## Why is enquo + !! preferable to substitute + eval

r unquote
rlang tutorial
programming with dplyr
tidy evaluation
r substitute

In the following example, why should we favour using `f1` over `f2`? Is it more efficient in some sense? For someone used to base R, it seems more natural to use the "substitute + eval" option.

```library(dplyr)

d = data.frame(x = 1:5,
y = rnorm(5))

# using enquo + !!
f1 = function(mydata, myvar) {
m = enquo(myvar)
mydata %>%
mutate(two_y = 2 * !!m)
}

# using substitute + eval
f2 = function(mydata, myvar) {
m = substitute(myvar)
mydata %>%
mutate(two_y = 2 * eval(m))
}

all.equal(d %>% f1(y), d %>% f2(y)) # TRUE
```

In other words, and beyond this particular example, my question is: can I get get away with programming using `dplyr` NSE functions with good ol' base R like substitute+eval, or do I really need to learn to love all those `rlang` functions because there is a benefit to it (speed, clarity, compositionality,...)?

I want to give an answer that is independent of `dplyr`, because there is a very clear advantage to using `enquo` over `substitute`. Both look in the calling environment of a function to identify the expression that was given to that function. The difference is that `substitute()` does it only once, while `!!enquo()` will correctly walk up the entire calling stack.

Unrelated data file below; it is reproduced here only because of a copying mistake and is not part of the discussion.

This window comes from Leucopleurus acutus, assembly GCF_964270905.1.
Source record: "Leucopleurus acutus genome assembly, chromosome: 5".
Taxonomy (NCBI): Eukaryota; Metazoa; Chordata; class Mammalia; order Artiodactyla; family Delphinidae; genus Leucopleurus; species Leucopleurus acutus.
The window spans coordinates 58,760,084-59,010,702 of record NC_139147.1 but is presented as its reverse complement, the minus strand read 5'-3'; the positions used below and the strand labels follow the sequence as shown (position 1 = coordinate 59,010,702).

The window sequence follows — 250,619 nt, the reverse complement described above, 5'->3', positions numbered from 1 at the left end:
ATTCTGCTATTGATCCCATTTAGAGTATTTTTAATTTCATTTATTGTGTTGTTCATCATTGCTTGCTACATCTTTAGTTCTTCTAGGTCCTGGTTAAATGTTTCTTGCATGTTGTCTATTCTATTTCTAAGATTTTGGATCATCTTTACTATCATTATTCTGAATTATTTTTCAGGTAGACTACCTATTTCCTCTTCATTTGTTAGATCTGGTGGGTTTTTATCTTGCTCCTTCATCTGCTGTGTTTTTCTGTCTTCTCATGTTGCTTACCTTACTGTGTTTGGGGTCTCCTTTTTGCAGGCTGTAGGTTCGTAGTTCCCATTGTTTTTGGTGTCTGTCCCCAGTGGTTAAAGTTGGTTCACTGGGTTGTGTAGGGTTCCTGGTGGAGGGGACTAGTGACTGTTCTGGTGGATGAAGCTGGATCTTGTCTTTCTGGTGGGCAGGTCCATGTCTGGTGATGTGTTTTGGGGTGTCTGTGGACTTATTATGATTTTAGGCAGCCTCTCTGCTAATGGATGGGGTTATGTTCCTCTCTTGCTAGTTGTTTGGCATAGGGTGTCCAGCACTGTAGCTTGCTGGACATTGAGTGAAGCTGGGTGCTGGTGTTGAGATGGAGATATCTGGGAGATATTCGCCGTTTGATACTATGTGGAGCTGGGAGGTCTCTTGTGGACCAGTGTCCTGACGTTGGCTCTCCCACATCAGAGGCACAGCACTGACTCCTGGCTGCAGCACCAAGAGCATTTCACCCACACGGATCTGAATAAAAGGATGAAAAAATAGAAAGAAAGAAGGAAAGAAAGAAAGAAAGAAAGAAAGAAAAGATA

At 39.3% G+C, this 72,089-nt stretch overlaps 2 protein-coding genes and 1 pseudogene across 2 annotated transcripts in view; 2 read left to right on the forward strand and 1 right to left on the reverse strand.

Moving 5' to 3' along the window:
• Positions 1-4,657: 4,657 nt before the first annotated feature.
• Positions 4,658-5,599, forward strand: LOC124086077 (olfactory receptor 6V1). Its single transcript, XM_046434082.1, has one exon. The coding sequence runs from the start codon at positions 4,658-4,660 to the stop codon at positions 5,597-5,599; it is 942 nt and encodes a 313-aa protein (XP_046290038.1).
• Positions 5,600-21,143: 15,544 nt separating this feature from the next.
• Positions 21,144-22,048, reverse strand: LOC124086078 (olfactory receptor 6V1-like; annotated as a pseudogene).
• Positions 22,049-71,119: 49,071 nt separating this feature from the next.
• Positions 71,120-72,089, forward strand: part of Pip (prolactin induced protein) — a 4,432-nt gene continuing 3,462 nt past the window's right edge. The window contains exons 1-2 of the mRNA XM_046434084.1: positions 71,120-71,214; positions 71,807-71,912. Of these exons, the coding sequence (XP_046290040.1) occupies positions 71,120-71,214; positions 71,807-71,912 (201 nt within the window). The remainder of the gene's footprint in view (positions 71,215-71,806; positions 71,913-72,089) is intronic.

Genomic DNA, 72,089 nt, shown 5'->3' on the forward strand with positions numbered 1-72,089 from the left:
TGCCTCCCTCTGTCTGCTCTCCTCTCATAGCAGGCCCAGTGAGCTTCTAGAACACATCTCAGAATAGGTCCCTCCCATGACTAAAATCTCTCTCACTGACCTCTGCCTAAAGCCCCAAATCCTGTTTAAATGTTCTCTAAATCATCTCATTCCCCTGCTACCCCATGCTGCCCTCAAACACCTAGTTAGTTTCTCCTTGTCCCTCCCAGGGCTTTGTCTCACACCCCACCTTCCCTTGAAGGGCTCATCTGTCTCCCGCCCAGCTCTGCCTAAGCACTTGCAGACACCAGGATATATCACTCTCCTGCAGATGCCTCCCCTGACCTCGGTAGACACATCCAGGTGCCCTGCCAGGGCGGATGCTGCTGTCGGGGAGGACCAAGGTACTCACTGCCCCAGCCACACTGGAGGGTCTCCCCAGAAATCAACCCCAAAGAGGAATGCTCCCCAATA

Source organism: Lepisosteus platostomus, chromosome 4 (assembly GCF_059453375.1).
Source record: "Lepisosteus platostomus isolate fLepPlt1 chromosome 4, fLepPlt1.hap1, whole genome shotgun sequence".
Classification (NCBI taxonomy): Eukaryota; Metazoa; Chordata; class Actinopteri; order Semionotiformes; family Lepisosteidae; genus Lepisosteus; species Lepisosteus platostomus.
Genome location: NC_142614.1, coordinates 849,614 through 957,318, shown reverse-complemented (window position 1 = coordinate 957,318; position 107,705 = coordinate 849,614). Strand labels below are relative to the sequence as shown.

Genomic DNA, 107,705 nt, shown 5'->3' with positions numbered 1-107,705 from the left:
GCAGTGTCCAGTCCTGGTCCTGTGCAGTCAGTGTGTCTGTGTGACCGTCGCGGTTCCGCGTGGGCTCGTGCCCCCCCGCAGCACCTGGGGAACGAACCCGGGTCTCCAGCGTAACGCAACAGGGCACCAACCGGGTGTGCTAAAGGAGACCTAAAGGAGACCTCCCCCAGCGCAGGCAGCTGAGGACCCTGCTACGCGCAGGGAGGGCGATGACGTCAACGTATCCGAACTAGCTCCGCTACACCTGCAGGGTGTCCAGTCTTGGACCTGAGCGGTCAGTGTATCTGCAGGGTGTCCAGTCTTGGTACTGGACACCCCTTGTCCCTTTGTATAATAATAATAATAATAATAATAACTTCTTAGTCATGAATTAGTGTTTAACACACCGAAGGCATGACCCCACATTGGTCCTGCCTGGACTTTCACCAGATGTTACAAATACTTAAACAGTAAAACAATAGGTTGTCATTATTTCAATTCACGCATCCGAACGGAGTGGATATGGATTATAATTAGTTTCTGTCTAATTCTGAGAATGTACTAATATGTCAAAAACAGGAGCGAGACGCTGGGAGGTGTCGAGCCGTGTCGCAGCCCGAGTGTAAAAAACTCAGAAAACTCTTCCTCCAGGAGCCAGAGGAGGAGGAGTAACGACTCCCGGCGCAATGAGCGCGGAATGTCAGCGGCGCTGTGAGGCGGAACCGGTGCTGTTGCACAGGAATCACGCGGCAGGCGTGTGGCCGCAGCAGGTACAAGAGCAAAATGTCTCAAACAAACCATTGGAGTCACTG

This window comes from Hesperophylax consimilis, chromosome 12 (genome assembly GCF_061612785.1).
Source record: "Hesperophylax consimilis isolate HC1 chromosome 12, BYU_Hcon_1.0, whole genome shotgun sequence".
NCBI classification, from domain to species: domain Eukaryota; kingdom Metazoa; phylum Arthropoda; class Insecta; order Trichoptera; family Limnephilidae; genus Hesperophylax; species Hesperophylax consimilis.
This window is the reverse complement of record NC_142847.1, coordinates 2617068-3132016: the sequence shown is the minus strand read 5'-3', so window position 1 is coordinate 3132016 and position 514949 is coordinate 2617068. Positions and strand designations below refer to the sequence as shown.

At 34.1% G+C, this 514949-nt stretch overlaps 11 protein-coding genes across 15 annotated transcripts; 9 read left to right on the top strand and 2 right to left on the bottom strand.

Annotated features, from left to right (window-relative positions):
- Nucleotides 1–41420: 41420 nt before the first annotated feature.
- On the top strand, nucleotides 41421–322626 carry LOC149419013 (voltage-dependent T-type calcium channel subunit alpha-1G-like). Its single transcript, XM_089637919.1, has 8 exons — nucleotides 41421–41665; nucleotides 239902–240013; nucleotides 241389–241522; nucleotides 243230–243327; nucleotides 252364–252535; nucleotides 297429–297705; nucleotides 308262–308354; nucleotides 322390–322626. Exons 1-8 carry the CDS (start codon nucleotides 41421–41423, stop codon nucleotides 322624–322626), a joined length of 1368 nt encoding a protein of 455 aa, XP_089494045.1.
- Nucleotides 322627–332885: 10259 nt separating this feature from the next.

Consider a simple function that uses `substitute()`:

```f <- function( myExpr ) {
eval( substitute(myExpr), list(a=2, b=3) )
}

f(a+b)   # 5
f(a*b)   # 6
```

This functionality breaks when the call is nested inside another function:

```g <- function( myExpr ) {
val <- f( substitute(myExpr) )
## Do some stuff
val
}

g(a+b)
# myExpr     <-- OOPS
```

Now consider the same functions re-written using `enquo()`:

```library( rlang )

f2 <- function( myExpr ) {
eval_tidy( enquo(myExpr), list(a=2, b=3) )
}

g2 <- function( myExpr ) {
val <- f2( !!enquo(myExpr) )
val
}

g2( a+b )    # 5
g2( b/a )    # 1.5
```